Whatever you’re craving, chances are one or more of their many flavors can satisfy. As proof, the shop is always packed with smiling customers. Lyndee thinks it’s because Cambridge has a lot to offer visitors. “Cambridge has become a destination; not just locals are coming to our town. We see people from DC, Philly, and Virginia. We have people spending a week here on their vacation from California, Colorado, and Wyoming. If you’re coming to Cambridge, you’re getting something different; you’re not getting something that you can find in any city.”
Maiden Maryland Sweets and Treats: 315 Gay Street (corner of Poplar)
Monday-Thursday noon-8 pm.
Friday & Saturday noon-9 pm.
There is a certain nostalgic atmosphere about Blue Ruin. It’s part New Orleans, part Cheers, part cocktail lounge, and part neighborhood bar. Which is precisely what owner Doug Kyle and “Head Mixologist” Paul Dendorfer hopes you take away from your visit. After all, the name Blue Ruin, refers to the nickname given to homemade (bathtub) gin during the 1920’s Prohibition. To further add to this nostalgia, Blue Ruin is currently working with a distillery to make their own blue-tinted gin.
The cocktail bar, located on the corner of Race and Gay, opened at the end of July. “There is something for everyone, we’re not just a cocktail bar,” says Dendorfer. “You could get cocktails. You could get a glass of wine, a draft beer, or a 2.50 can of beer.”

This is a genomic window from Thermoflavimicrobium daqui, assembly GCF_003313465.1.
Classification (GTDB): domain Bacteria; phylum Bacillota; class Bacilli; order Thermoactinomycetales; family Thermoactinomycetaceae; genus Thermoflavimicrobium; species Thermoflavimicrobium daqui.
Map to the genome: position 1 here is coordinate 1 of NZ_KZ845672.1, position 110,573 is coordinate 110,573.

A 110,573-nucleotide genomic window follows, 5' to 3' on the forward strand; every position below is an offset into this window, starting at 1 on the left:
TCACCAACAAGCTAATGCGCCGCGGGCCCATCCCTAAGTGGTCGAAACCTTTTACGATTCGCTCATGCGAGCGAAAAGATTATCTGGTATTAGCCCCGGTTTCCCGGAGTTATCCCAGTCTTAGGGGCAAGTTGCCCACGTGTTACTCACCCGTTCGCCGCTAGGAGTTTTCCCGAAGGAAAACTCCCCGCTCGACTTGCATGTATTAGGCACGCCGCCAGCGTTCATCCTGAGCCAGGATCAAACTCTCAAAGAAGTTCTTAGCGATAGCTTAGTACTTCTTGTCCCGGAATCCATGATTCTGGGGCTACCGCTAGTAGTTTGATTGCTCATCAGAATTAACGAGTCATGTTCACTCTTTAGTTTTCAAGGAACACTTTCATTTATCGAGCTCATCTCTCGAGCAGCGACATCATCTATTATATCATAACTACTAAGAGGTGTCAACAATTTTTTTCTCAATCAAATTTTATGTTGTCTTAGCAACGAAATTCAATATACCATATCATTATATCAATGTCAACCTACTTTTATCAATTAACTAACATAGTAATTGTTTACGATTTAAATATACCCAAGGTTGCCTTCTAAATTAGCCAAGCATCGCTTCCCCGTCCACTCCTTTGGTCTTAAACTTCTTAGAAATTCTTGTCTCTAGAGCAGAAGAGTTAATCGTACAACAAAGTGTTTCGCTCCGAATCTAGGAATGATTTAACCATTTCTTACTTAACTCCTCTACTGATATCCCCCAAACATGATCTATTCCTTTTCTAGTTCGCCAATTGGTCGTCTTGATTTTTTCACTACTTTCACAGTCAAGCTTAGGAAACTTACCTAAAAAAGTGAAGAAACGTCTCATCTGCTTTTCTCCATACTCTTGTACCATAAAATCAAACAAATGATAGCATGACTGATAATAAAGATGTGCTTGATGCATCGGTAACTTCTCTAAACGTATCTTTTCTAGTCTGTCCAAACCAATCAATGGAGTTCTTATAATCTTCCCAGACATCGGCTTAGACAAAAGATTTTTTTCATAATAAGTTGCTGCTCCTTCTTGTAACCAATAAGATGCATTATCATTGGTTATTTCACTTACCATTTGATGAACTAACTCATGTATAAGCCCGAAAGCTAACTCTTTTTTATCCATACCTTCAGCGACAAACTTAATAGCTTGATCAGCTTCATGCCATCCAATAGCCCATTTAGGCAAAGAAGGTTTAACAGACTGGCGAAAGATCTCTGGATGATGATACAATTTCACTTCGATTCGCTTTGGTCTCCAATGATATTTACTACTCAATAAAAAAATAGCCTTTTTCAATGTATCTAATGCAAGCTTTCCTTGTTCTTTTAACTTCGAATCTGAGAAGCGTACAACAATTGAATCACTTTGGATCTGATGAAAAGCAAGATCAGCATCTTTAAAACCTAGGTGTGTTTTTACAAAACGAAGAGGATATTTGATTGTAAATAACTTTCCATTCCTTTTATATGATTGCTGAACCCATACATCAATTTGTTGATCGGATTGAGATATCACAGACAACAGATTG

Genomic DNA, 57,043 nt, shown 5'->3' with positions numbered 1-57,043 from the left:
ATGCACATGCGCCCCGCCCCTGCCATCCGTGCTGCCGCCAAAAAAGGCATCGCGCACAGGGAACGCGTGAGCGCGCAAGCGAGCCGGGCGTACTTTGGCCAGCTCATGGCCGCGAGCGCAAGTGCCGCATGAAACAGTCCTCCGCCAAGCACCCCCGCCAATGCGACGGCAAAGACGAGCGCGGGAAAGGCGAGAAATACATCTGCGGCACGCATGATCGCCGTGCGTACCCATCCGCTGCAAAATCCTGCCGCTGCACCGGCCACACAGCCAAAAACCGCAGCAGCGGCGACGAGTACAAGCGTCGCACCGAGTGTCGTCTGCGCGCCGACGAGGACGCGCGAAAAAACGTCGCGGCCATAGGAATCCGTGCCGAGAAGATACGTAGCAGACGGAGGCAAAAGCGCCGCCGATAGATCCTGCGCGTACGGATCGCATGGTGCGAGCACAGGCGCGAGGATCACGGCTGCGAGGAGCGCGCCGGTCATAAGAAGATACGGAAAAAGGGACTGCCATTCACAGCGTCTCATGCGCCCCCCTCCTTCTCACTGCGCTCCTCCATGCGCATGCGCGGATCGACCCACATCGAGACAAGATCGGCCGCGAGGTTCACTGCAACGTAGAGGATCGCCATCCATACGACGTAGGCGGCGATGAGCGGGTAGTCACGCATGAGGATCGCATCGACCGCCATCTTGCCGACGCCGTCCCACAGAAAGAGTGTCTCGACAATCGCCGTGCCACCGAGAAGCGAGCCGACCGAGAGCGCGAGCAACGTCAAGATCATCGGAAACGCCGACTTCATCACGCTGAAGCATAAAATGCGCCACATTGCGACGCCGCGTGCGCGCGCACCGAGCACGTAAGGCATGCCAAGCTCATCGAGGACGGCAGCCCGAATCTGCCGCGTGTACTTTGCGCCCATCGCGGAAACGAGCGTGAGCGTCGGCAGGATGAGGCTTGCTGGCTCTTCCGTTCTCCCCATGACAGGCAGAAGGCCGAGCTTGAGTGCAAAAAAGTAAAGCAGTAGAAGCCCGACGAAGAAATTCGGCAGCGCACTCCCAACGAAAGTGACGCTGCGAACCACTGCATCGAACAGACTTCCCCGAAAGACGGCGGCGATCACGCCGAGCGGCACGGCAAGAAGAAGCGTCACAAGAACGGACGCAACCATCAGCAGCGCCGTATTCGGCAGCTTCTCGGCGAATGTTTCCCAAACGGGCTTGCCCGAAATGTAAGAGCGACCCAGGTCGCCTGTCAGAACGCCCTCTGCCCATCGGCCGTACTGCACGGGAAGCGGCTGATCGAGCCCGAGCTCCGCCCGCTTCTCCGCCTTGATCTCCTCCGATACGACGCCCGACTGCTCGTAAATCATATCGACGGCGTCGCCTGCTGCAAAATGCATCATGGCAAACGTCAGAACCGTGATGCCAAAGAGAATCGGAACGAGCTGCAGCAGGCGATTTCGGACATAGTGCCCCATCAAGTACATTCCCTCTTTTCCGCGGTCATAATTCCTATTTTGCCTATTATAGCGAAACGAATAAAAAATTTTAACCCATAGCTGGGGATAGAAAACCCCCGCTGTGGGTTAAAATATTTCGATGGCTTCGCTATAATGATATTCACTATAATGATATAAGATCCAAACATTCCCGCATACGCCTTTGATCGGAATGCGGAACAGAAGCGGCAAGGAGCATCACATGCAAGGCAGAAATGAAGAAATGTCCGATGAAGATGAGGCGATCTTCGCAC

And that’s only part of what makes them so different from others in the area. Blue Ruin serves classic cocktails; mixtures that most bartenders will need to consult in their how-to guide: Rickeys, Manhattans, Old-Fashioned, and Side Cars. They also pay homage to their town with Cambridge inspired cocktails with names such as Underground Railroad and Long Wharf Punch. “And then there is stuff that I play around with,” says Dendorfer. June Cuddy, Western Shore resident and first-time visitor to the bar was enjoying one of his specials, the Cocoa’s Essence cocktail. “This drink is beyond delicious,” she said and mentioned how much she liked the overall vibe of the bar. “I’ll be back.”
Another difference worth mentioning is freshness, not typically a word associated with a bar. “We make our own fresh-squeezed grapefruit, orange, and, lime juices,” says Dendorfer. “We use all fresh local herbs. We make all our own syrups, limoncello for cocktails, and vanilla bourbon. I make my own tonic for gin and tonic. We don’t have any flavored spirits; you’re getting natural flavors going into your cocktails.”
Blue Ruin is being mentioned in this compilation of new eateries in the area because it’s about to start serving food. Not tapas says Dendeorfer, but shareable plates. “You won’t be getting an appetizer, salad, and entrée. You’ll be able to make a meal out of it, but it will be different.” Also, look for their current menu of 33 cocktails to double in size by next month. Something tells us this is just the beginning.
Blue Ruin: 400 Race Street
(Starting September 9th)
Sunday-Thursday 4 pm to midnight
Friday and Saturday 4 pm to 2 am